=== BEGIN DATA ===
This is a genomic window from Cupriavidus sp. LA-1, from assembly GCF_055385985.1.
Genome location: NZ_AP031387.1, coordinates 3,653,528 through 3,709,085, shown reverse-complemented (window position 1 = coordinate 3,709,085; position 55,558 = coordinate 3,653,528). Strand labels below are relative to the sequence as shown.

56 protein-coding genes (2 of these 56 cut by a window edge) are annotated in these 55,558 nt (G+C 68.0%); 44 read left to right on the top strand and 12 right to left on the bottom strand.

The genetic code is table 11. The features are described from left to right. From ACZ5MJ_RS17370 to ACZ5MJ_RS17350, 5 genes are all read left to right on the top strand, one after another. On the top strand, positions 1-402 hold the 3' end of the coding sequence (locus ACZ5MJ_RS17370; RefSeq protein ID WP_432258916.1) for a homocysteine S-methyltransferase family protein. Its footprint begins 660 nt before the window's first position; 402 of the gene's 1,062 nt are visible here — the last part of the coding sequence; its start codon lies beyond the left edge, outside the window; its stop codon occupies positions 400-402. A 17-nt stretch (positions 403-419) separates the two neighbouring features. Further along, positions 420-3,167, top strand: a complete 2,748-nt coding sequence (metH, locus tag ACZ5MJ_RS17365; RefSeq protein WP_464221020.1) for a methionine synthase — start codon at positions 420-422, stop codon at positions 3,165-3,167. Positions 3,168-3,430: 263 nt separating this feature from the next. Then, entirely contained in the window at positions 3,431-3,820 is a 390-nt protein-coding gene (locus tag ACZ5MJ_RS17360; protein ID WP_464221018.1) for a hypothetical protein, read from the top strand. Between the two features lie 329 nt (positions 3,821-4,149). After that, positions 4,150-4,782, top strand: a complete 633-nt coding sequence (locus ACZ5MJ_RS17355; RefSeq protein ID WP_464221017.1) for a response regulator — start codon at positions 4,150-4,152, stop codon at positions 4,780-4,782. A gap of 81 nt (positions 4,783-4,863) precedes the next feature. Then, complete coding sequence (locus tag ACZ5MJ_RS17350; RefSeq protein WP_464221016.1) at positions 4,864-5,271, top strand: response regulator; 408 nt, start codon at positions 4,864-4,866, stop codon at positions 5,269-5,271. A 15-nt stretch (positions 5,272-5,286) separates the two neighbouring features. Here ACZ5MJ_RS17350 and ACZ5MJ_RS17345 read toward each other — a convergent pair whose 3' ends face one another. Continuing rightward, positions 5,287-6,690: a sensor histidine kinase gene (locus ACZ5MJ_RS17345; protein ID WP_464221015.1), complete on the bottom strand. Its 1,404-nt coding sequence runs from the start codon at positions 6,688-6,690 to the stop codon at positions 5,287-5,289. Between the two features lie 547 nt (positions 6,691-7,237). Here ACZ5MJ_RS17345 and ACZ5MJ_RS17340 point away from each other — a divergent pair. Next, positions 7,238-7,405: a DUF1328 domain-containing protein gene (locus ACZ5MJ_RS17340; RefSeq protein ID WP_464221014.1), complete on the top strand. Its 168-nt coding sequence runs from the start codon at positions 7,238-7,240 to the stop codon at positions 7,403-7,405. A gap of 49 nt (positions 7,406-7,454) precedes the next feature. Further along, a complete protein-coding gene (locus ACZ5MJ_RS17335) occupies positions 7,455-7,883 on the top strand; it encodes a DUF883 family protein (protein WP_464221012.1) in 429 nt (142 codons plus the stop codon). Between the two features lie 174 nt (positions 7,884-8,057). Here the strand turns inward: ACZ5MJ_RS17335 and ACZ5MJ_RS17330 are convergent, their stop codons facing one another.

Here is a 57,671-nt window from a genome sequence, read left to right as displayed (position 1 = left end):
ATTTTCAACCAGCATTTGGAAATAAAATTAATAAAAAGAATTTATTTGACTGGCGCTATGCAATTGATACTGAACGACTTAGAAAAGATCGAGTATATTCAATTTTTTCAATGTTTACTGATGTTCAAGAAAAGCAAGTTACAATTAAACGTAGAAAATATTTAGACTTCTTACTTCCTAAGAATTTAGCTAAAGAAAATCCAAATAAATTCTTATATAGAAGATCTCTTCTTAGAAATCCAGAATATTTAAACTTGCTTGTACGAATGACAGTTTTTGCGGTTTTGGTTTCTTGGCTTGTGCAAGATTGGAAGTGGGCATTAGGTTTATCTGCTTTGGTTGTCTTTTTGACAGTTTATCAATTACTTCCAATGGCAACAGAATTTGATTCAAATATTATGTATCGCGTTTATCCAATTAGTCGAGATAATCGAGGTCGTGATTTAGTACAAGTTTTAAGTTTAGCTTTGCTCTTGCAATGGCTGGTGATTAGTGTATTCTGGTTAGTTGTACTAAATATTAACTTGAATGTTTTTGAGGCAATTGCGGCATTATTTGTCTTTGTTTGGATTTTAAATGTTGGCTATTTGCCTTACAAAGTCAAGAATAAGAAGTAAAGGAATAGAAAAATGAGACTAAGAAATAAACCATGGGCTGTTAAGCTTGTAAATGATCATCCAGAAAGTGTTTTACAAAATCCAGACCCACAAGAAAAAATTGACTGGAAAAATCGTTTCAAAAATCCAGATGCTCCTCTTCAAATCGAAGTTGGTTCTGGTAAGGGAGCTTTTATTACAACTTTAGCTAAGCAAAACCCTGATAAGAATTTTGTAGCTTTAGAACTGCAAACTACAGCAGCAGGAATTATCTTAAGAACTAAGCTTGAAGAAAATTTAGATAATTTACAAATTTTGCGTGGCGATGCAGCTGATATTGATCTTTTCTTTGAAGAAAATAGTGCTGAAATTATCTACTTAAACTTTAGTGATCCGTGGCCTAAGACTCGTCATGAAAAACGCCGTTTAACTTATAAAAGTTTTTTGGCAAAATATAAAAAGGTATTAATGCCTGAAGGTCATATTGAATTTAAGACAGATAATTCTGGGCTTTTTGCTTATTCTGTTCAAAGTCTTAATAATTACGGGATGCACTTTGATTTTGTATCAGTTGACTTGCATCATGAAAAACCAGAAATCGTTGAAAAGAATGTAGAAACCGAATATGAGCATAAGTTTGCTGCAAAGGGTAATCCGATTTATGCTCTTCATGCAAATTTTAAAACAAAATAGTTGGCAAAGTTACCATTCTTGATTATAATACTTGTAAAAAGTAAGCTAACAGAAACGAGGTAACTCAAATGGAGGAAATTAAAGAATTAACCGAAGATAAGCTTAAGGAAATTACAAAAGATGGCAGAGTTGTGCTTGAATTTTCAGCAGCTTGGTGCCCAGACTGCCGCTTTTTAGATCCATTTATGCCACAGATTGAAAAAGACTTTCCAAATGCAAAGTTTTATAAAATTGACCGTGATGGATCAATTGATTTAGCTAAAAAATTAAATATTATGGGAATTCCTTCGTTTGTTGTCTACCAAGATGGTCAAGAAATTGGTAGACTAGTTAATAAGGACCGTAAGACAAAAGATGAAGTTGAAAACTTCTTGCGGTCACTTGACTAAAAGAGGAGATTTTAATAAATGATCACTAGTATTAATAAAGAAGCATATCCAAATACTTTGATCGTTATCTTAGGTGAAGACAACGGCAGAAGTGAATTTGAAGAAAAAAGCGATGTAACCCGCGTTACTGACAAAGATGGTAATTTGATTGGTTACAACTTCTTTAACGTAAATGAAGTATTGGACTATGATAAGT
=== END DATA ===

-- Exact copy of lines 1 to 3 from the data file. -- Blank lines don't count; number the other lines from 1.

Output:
This is a genomic window from Cupriavidus sp. LA-1, from assembly GCF_055385985.1.
Genome location: NZ_AP031387.1, coordinates 3,653,528 through 3,709,085, shown reverse-complemented (window position 1 = coordinate 3,709,085; position 55,558 = coordinate 3,653,528). Strand labels below are relative to the sequence as shown.

56 protein-coding genes (2 of these 56 cut by a window edge) are annotated in these 55,558 nt (G+C 68.0%); 44 read left to right on the top strand and 12 right to left on the bottom strand.